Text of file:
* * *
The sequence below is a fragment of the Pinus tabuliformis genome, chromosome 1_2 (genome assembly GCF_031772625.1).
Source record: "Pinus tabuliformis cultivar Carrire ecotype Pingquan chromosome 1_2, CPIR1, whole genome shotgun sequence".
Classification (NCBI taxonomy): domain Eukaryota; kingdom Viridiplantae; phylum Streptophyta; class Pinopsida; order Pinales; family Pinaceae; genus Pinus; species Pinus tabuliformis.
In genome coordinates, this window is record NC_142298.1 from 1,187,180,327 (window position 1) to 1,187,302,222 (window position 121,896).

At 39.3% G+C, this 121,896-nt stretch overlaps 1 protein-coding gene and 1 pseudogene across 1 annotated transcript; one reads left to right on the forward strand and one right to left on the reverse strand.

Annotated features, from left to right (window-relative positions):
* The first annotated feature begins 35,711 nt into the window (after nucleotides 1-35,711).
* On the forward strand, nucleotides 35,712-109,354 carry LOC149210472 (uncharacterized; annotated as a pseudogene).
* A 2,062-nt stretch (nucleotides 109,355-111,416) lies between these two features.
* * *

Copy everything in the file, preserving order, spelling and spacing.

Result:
The sequence below is a fragment of the Pinus tabuliformis genome, chromosome 1_2 (genome assembly GCF_031772625.1).
Source record: "Pinus tabuliformis cultivar Carrire ecotype Pingquan chromosome 1_2, CPIR1, whole genome shotgun sequence".
Classification (NCBI taxonomy): domain Eukaryota; kingdom Viridiplantae; phylum Streptophyta; class Pinopsida; order Pinales; family Pinaceae; genus Pinus; species Pinus tabuliformis.
In genome coordinates, this window is record NC_142298.1 from 1,187,180,327 (window position 1) to 1,187,302,222 (window position 121,896).

At 39.3% G+C, this 121,896-nt stretch overlaps 1 protein-coding gene and 1 pseudogene across 1 annotated transcript; one reads left to right on the forward strand and one right to left on the reverse strand.

Annotated features, from left to right (window-relative positions):
* The first annotated feature begins 35,711 nt into the window (after nucleotides 1-35,711).
* On the forward strand, nucleotides 35,712-109,354 carry LOC149210472 (uncharacterized; annotated as a pseudogene).
* A 2,062-nt stretch (nucleotides 109,355-111,416) lies between these two features.